Lockdown sparks major Sunak U-turn and BoE action
Lockdown sparks major Sunak U-turn and BoE action
The Bank of England’s (BoE) Monetary Policy Committee (MPC) decided to keep interest rates on hold at 0.1% today, but to increase its purchases of government bonds by an additional £150 billion over the next year – more than consensus estimates by economists had anticipated. The increase in quantitative easing (QE) is in response to new Covid-19 restrictions being introduced across the UK, which it predicts will cause the economy to contract in the final quarter of this year.
Later in the day, Chancellor Rishi Sunak effectively caved in to pressures from opposition politicians by performing possibly one of the most expensive policy U-turns the Treasury has ever seen. Sunak announced the extension of the costly and inflexible Coronavirus Jobs Retention Scheme, which was due to end this month, and be replaced by a more cost effective and flexible system of short-hours working. Instead, fully furloughed workers will retain 80% of their income up to £2,500 per month until the end of March at an estimated cost of £5 billion per month.
Sunak said he will review the policy in January to see if it needed to be adjusted, though it is unlikely to be scaled back significantly, especially when you have a central bank ready to monetise debt on order.
In addition to the rate decision, the BoE published its Monetary Policy Report for November, in which it presented its updated forecasts. Real GDP growth has been downgraded for 2020 from -9.5% to -11%, and from +9% to +7.25% for 2021. However, the forecast for 2022 has been upgraded from 3.5% to 6.25%, suggesting a delay to the recovery. Reduced household spending is the primary drag on growth in the forecast, assumed to be caused by restrictions on retail rather than a worse outlook for the labour market.
The household saving ratio has been revised up by a percentage point (ppt) to 15.25% for this year and to 10.75% (3.5ppt increase) for 2021. Meanwhile, the forecast for the unemployment rate for Q4 2020 was reduced from 7.5% to 6.25%, but raised from 6% to 6.75% for Q4 2021, with a smaller upward revision for 2022, albeit with a falling trend as the economy recovers.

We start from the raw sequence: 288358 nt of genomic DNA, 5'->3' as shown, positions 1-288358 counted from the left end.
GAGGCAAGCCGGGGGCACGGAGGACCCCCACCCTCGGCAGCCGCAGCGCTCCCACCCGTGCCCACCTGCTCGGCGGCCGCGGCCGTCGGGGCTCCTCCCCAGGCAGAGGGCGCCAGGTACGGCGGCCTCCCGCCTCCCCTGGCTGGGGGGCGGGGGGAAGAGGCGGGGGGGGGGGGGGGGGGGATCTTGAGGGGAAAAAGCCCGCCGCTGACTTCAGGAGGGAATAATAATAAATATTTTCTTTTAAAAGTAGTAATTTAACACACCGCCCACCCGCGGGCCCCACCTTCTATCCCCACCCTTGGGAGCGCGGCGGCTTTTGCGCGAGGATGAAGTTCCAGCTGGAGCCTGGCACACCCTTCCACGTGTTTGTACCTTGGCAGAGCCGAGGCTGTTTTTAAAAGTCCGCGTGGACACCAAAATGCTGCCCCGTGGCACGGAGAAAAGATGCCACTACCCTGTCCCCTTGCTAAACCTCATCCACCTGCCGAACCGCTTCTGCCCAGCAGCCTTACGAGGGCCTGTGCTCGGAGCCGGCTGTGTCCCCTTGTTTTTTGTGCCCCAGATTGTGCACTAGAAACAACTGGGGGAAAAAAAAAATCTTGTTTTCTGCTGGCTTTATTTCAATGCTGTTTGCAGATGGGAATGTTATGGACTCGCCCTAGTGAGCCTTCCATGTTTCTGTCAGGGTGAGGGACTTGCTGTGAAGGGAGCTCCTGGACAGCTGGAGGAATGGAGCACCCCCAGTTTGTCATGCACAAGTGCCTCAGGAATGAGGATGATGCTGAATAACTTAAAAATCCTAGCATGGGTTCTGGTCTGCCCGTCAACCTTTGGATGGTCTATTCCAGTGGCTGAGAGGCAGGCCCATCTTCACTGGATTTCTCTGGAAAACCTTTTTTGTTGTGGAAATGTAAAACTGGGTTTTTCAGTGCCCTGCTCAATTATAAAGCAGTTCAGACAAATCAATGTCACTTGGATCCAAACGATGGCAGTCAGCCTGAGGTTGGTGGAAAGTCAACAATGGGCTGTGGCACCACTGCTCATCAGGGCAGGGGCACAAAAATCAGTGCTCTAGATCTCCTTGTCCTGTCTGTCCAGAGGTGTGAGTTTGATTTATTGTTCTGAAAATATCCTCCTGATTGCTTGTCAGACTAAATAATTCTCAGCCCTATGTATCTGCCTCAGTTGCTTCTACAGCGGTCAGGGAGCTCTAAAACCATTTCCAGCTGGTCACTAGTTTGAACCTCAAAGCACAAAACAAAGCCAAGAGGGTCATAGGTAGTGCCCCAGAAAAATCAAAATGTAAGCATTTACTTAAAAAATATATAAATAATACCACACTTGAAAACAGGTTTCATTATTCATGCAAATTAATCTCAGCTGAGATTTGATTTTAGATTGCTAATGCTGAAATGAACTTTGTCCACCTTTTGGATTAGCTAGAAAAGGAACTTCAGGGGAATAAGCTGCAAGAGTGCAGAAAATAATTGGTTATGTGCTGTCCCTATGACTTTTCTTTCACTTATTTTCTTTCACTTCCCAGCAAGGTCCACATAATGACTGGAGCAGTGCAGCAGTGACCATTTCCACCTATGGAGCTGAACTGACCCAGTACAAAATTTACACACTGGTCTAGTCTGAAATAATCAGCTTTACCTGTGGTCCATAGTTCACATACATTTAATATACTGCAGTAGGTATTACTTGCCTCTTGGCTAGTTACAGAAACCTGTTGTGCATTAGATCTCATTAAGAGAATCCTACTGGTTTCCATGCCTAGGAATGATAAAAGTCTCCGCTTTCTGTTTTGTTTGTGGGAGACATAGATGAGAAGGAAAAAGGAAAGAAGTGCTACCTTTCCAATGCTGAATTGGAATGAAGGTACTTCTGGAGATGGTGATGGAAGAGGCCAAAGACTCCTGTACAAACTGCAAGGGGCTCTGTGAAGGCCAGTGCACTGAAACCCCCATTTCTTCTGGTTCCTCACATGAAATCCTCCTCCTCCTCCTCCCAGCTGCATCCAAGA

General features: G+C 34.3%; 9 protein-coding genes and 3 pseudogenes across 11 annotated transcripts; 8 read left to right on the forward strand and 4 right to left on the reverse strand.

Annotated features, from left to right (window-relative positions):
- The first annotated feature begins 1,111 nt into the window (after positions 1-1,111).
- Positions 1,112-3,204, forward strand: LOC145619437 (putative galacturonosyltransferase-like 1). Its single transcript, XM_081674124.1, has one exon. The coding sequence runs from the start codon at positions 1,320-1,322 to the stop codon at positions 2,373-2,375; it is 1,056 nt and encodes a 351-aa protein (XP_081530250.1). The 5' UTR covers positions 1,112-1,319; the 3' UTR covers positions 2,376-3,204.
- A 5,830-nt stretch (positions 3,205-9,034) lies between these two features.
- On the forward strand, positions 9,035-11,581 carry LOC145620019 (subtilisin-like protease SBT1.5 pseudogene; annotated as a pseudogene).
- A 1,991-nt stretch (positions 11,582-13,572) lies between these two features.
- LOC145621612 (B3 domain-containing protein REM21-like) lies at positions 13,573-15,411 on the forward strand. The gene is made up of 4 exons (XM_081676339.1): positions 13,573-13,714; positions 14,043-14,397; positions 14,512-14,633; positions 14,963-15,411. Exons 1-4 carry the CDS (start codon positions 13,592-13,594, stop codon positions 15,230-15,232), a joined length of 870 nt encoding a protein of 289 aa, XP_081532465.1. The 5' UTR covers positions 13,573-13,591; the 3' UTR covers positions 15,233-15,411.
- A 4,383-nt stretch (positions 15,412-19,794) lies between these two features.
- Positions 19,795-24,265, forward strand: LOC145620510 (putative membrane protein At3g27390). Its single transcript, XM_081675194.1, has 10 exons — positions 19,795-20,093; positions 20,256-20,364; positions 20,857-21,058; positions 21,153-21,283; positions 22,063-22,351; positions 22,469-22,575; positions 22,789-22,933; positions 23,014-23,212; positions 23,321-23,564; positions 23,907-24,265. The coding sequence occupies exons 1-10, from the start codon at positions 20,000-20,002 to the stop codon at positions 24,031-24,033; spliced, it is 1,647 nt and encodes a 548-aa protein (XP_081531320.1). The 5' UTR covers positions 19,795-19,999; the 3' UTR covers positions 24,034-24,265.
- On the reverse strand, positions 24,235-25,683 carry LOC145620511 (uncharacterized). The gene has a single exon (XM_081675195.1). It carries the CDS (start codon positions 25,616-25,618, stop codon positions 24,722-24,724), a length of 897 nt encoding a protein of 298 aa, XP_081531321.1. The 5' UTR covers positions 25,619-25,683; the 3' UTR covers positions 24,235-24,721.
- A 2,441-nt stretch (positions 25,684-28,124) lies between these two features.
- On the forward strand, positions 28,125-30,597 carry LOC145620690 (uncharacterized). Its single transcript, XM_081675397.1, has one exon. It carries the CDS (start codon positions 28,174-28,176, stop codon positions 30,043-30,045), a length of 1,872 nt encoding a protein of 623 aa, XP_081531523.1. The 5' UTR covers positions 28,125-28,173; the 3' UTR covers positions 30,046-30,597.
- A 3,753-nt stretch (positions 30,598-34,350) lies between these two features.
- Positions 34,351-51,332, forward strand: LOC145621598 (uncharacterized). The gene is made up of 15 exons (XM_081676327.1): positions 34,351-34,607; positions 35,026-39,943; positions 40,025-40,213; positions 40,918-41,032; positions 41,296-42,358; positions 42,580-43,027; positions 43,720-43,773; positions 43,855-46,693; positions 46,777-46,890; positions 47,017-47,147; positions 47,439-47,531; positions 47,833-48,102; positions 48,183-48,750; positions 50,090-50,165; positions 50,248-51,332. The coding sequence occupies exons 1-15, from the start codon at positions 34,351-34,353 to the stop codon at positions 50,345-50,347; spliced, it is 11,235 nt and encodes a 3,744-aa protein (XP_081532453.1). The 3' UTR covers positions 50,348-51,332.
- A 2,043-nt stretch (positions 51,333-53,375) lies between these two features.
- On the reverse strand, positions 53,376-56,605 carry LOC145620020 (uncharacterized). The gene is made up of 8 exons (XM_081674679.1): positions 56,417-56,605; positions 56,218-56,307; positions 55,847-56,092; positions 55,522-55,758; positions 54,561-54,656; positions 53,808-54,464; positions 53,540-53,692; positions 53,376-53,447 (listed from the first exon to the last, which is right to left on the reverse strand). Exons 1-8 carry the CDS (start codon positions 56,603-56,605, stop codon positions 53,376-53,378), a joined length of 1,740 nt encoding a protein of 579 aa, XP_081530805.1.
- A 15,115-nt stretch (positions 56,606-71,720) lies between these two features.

CPI inflation is forecast to remain close to 0.5% in the near-future, but averaging 2% in 2021, 2022 and 2023. The BoE sees spare capacity in the near term offsetting higher energy inflation contributions in 2021, but that offset switching places from 2022 onwards.
The forecast is conditioned on the MPC’s assumption that the UK will strike a free trade agreement with the European Union. However, its surveying of businesses suggests that even with such an agreement, some companies are still not ready for the transition, and that some disruption, especially at ports, should be expected. This has now been factored in to the BoE’s assumptions.
Questions continue over whether the MPC will eventually take interest rates below zero as priced by financial markets. The message from the committee, however, remains that the operational impediments for negative interest rates to work effectively have not been resolved, and there are questions over its efficacy. Indeed, when comparing the BoE’s forecasts using the constant interest rate (0.1%) and the negative rates assumed by the market, there is hardly any difference in the growth and inflation projections.
Overall, very few surprises form the Bank of England’s assessment of the state of the economy, but disappointing to see the Chancellor cave to pressure on the furlough scheme. As confirmed by the Bank, additional QE is not expected to boost growth, but it is needed to stop a tightening of financial conditions. This is policy speak for: to prevent panic in gilt markets.
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